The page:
Although bifurcated stent assemblies are known in the art, the present invention relates to a more efficient and positive placement or insertion method with better alignment than is believed possible with prior art stent insertion methods resulting in a bifurcated stent assembly. Problems associated with such prior art insertion methods include the need to fish a secondary guidewire into the secondary lumen after the primary stent has been expanded, special shapes or angled portions of secondary stents, such as a flared proximal end portion, insertion methods which rely on the use of two balloons to expand a primary stent while aligning a primary stent opening with the lumen of the secondary vessel, and other problems, where insertion is difficult or uncertain and/or time-consuming. The more difficult and time consuming the procedure, the more the patient or other subject is at risk during and after the procedure. The insertion method of the present invention overcomes or at least reduces such problems and concerns.
With reference to
The remainder of the insertion method will now be described with respect to a first embodiment in which the stents are self-expandable stents inserted as schematically depicted in
After insertion of the guidewires as shown in
The primary stent 24 is mounted on a primary stent catheter 38 having a lumen 40 and also a side opening 42 of a shape, size and location corresponding to the side opening 30 of the primary stent 24 so that the openings will be in alignment.
As best shown in
Since this initial embodiment of the primary stent 24 is a self-expandable stent, to prevent the stent from expanding away from the surface of the catheter 38, a primary stent sheath 50, having a distal end 53 at the distal region 28 of the primary stent 24, as well as an opposed proximal end (not labeled) surrounds the primary stent 24. The primary stent sheath 50 also includes a side opening 52 of the same size, shape and location as the side openings 30 and 42 in the primary stent 24 and the primary stent catheter 38, respectively, all of such openings being in alignment.
The primary stent sheath 50 also includes a longitudinal groove or slot 54 in the surface of a portion of the primary stent sheath 50 between the edge of the side opening 32 and the distal end 53 of the primary stent sheath. The groove 54 is best seen in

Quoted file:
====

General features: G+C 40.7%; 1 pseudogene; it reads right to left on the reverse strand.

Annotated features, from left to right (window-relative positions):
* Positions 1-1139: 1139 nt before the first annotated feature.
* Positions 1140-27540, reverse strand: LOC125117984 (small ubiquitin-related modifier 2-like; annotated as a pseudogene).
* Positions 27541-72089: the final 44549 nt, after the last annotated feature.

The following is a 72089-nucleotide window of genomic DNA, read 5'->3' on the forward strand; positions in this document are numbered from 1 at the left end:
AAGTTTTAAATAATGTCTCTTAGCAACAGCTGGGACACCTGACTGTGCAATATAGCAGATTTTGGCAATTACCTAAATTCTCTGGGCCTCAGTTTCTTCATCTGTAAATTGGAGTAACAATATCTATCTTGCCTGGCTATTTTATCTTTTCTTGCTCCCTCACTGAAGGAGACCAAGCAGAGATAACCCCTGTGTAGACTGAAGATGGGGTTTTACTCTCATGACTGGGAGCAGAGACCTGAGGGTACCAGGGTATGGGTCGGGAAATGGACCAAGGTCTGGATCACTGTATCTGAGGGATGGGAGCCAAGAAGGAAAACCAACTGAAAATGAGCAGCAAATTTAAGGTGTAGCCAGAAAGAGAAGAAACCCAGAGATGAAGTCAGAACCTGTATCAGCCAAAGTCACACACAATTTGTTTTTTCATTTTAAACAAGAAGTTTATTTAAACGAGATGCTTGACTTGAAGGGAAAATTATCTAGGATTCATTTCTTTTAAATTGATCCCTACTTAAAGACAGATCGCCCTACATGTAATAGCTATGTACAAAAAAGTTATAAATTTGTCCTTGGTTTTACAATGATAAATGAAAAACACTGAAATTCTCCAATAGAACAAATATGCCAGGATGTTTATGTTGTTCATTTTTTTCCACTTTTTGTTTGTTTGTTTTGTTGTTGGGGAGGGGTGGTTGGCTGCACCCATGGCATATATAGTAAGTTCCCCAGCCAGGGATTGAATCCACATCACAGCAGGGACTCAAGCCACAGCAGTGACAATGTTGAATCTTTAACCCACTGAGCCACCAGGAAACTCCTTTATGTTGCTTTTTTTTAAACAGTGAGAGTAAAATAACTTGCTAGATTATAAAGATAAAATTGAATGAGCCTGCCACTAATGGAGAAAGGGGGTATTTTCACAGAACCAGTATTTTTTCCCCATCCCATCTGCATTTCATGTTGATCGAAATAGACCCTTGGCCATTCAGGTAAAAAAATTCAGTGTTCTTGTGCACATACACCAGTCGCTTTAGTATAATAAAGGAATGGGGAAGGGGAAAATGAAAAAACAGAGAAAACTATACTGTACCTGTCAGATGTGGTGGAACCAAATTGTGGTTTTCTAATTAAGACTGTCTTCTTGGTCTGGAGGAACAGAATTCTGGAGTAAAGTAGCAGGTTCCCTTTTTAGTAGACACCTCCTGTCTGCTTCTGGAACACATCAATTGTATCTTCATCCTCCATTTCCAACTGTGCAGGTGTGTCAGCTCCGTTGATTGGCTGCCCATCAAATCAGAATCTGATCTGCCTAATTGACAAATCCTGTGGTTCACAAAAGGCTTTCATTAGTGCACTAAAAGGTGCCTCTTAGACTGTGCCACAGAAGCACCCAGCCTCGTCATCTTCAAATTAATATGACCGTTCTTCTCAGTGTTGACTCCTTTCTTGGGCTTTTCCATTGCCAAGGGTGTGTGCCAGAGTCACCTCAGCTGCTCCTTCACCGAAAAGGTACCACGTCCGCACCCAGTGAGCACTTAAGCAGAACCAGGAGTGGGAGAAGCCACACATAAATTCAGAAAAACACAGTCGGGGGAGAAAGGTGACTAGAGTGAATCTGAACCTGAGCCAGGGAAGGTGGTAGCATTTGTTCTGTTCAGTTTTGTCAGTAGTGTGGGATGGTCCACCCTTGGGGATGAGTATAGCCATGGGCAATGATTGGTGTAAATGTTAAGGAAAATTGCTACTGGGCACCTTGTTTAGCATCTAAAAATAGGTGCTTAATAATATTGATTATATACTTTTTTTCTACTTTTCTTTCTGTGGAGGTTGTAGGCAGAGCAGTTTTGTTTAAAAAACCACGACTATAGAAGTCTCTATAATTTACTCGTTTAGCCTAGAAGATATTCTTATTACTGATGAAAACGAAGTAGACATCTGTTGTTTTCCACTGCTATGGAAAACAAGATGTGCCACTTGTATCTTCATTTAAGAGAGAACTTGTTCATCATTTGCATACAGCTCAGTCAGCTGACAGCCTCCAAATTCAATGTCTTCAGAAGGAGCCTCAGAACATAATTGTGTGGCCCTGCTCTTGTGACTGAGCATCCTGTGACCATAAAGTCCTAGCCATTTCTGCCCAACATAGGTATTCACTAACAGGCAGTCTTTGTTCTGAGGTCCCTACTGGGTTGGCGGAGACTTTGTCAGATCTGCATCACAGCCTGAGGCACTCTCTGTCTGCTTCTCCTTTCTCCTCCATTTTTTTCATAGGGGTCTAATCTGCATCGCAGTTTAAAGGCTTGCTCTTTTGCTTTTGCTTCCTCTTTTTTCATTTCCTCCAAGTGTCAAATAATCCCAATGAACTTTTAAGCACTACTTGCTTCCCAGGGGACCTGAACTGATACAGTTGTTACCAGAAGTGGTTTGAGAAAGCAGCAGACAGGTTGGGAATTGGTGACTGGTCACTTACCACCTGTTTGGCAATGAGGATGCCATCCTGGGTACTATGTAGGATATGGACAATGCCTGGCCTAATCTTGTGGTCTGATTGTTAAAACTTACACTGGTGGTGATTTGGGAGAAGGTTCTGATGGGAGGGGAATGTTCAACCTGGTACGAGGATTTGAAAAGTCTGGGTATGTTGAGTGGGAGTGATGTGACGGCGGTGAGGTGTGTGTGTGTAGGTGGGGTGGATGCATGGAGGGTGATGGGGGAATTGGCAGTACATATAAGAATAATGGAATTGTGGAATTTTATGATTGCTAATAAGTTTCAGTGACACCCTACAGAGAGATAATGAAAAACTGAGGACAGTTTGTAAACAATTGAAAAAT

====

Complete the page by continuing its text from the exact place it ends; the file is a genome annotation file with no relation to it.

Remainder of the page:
Once the primary stent 24 is mounted on the primary stent catheter 38 and surrounded by the primary stent sheath 50, the primary guidewire 20 is inserted through the lumen 40 of the catheter 38, such that the primary guidewire 20 extends fully through the primary catheter, stent and sheath assembly. The secondary guidewire 22 is inserted at least into the aligned side openings 30, 42 and 52 of the primary stent 24, primary stent catheter 38 and primary stent sheath 50, respectively, and into the lumen 40 through the proximal end of the primary catheter, stent and sheath assembly. If the optional peel-away wire guide 44 is used, the secondary guidewire 22 is also threaded through it.
After the primary guidewire 20 and the secondary guidewire 22 are inserted into the primary stent catheter 38, the catheter and its associated primary stent 24 and primary stent sheath 50 are passed through the primary vessel 14 along the primary guidewire 20 and the secondary guidewire 22 until the assembly reaches the bifurcation area 18. At a certain point where the guidewires 20 and 22 diverge, as the primary catheter assembly is advanced along the primary guidewire 20 through the primary vessel 14, the secondary guidewire 22 will be released from the peel-away wire guide 44 if such guide is in use. The catheter assembly is then advanced to a location such that the side openings 30, 42 and 52 align with the secondary vessel 16 in the bifurcation area 18. At that time, the primary stent 24 is inserted into position within the primary vessel 14. Typically, this is accomplished by using a relatively stiff primary stent deployment wire 56 located between the primary stent catheter 38 and the primary stent sheath 50. The primary stent deployment wire 56 also has a distal primary stent deployment wire abutment member 58 which abuts the proximal end of the primary stent 24 to retain it in proper axial or longitudinal position on the catheter 38 while withdrawing the primary stent catheter sheath 50 from its retention position. When the sheath 50 is withdrawn, by which the primary stent 24 is retained on the catheter, allowing the stent 24 to expand and bear against the walls of the primary vessel 14, thus maintaining their patency. As the primary stent sheath 50 is withdrawn out of the body, or at least off of the stent 24, the secondary guidewire 22 passes through the groove 54 in the sheath 50. The position of the primary catheter, stent and sheath immediately prior to the expansion of the primary stent 24 is shown in